Half of Americans express a favorable view of the 2014 Winter Olympic Games – plenty for a broad audience but far fewer than greeted the 2012 summer games in London. A range of factors may be at play, among them, dim views of the Russian president, Vladimir Putin.
Fifty percent in this ABC News/Washington Post poll hold a favorable opinion of the Winter Olympics starting this week in Sochi, Russia, while 40 percent see the games unfavorably. That compares with a 72-16 percent rating for the London games ahead of their start in July 2012.
Generally higher popularity of summer sports may be one factor. Security concerns may be another; 53 percent express a favorable opinion of Russia’s anti-terrorism preparations for the games, a majority but not a particularly robust one. And there’s the influence of Putin himself, seen favorably by just 27 percent of Americans, unfavorably by more than twice as many.
Indeed, “strongly” negative opinions of the Russian president outnumber strongly positive ones by 5-1 in this poll, produced for ABC by Langer Research Associates. And views of Putin are closely related to perceptions of the games overall: Among the roughly quarter of Americans who see Putin favorably, 71 percent also see the Sochi games positively and 79 percent rate Russia’s anti-terrorism efforts favorably. Those plummet to 43 percent, in both cases, among the majority that sees Putin negatively.
Other factors may be influencing attitudes toward these Olympics. Those include coverage of the high cost of staging the games, allegations of corruption in contracting, criticism of Russia’s restrictions on gay rights and perhaps annoyance about its granting asylum to Edward Snowden, the former National Security Agency contractor charged with disclosing U.S. surveillance secrets. In a Gallup poll last fall, 64 percent disapproved of Russia’s handling of the Snowden affair.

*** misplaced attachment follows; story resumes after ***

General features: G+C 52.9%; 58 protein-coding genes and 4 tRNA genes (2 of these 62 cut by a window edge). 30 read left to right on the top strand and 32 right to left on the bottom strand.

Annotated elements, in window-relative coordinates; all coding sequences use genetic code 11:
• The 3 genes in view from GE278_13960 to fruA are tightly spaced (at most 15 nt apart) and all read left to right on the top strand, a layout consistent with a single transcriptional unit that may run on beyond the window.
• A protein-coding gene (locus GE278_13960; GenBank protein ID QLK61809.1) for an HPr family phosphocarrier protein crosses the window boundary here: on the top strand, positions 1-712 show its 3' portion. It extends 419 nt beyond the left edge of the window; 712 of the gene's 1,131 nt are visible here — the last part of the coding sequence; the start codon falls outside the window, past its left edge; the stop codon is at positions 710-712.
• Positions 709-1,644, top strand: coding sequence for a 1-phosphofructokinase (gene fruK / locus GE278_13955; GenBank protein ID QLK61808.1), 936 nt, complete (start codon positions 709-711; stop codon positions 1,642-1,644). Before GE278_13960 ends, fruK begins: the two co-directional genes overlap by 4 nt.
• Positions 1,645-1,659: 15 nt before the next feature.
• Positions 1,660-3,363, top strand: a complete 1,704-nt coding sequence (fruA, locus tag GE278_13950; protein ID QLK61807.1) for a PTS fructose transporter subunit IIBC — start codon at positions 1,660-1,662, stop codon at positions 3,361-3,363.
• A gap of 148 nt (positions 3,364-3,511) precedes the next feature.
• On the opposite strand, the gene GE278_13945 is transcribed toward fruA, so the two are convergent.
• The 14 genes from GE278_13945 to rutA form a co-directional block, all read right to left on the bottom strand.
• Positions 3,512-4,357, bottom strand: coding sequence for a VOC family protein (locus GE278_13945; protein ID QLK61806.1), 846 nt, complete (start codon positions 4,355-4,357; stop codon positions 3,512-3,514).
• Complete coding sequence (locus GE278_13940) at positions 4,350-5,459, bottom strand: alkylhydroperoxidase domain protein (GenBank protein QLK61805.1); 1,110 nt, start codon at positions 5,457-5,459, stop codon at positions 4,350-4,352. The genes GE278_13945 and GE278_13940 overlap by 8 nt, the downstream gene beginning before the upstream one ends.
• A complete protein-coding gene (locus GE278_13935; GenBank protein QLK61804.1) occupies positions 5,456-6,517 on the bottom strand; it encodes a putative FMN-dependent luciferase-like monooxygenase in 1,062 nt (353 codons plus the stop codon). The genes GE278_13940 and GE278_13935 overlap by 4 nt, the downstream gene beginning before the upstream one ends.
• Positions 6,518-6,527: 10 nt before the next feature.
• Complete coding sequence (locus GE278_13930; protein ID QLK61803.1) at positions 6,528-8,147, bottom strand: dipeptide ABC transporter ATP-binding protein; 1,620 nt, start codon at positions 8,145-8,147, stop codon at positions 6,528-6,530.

Another, more general factor may be lingering distrust after the Cold War and continued tensions in U.S.-Russian relations since. That’s a contrast with London, given long-term, highly positive views of the United Kingdom and a strong U.S.-U.K. alliance.
GROUPS – With minorities less apt to participate in Winter Olympic sports, the games are seen more favorably by whites than nonwhites, 54 vs. 44 percent. That makes the Sochi games less popular than the London Olympics by 29 percentage points among nonwhites, vs. 19 points among whites.
Possibly reflecting criticism of Russia on gay rights, positive views of the Sochi games also bottom out at 44 percent among liberals, 37 points off the popularity of the 2012 games in this group. That compares with a 15-point gap among political moderates and 20 points among conservatives in Sochi-vs.-London favorability.
There’s little variation in attitudes on Russia’s efforts to prevent a terrorist attack. But some groups are notably critical of Putin personally, including college graduates, higher-income Americans and blacks. These groups also are among those showing steep drops in favorability toward the Sochi games vs. their views of the 2012 Olympics.
Despite their lackluster attraction compared with London, a 50 percent favorability rating is plenty to draw significant audiences – particularly when it comes to the must-see viewing ahead, not least the Norwegian curling team in its full regalia.
METHODOLOGY – This ABC News/Washington Post poll was conducted by landline and cell phone Jan. 29-Feb. 2, 2014, in English and Spanish, among a random national sample of 1,013 adults. Results have a margin of sampling error of 3.5 points. The survey was produced for ABC News by Langer Research Associates of New York, N.Y.